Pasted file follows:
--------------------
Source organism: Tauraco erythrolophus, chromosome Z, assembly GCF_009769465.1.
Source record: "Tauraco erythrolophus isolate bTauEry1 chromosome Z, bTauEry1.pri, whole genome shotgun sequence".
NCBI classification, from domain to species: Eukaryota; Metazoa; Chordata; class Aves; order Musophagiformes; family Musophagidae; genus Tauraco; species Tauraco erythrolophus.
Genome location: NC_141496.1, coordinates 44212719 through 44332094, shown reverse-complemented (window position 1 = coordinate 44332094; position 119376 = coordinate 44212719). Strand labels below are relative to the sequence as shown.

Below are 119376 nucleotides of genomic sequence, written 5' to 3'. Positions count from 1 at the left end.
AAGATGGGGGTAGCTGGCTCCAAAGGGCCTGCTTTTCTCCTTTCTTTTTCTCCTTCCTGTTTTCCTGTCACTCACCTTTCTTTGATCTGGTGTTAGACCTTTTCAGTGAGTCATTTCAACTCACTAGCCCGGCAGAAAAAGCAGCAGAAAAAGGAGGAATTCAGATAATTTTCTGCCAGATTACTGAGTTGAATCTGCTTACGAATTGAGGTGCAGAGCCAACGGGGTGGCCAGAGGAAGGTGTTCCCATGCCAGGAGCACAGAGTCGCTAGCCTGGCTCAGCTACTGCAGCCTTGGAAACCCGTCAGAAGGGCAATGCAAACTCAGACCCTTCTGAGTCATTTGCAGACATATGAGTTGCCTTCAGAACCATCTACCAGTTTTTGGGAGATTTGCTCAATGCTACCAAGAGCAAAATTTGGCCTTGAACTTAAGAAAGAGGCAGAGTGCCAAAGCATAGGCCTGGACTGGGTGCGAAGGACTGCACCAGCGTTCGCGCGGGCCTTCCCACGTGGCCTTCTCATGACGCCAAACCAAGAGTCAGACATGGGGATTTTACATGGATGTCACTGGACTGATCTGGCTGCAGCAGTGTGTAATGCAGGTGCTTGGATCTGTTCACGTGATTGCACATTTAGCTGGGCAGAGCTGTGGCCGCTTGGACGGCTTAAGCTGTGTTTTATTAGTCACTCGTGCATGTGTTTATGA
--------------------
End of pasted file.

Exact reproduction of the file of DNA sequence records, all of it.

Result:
Source organism: Tauraco erythrolophus, chromosome Z, assembly GCF_009769465.1.
Source record: "Tauraco erythrolophus isolate bTauEry1 chromosome Z, bTauEry1.pri, whole genome shotgun sequence".
NCBI classification, from domain to species: Eukaryota; Metazoa; Chordata; class Aves; order Musophagiformes; family Musophagidae; genus Tauraco; species Tauraco erythrolophus.
Genome location: NC_141496.1, coordinates 44212719 through 44332094, shown reverse-complemented (window position 1 = coordinate 44332094; position 119376 = coordinate 44212719). Strand labels below are relative to the sequence as shown.

Below are 119376 nucleotides of genomic sequence, written 5' to 3'. Positions count from 1 at the left end.
AAGATGGGGGTAGCTGGCTCCAAAGGGCCTGCTTTTCTCCTTTCTTTTTCTCCTTCCTGTTTTCCTGTCACTCACCTTTCTTTGATCTGGTGTTAGACCTTTTCAGTGAGTCATTTCAACTCACTAGCCCGGCAGAAAAAGCAGCAGAAAAAGGAGGAATTCAGATAATTTTCTGCCAGATTACTGAGTTGAATCTGCTTACGAATTGAGGTGCAGAGCCAACGGGGTGGCCAGAGGAAGGTGTTCCCATGCCAGGAGCACAGAGTCGCTAGCCTGGCTCAGCTACTGCAGCCTTGGAAACCCGTCAGAAGGGCAATGCAAACTCAGACCCTTCTGAGTCATTTGCAGACATATGAGTTGCCTTCAGAACCATCTACCAGTTTTTGGGAGATTTGCTCAATGCTACCAAGAGCAAAATTTGGCCTTGAACTTAAGAAAGAGGCAGAGTGCCAAAGCATAGGCCTGGACTGGGTGCGAAGGACTGCACCAGCGTTCGCGCGGGCCTTCCCACGTGGCCTTCTCATGACGCCAAACCAAGAGTCAGACATGGGGATTTTACATGGATGTCACTGGACTGATCTGGCTGCAGCAGTGTGTAATGCAGGTGCTTGGATCTGTTCACGTGATTGCACATTTAGCTGGGCAGAGCTGTGGCCGCTTGGACGGCTTAAGCTGTGTTTTATTAGTCACTCGTGCATGTGTTTATGA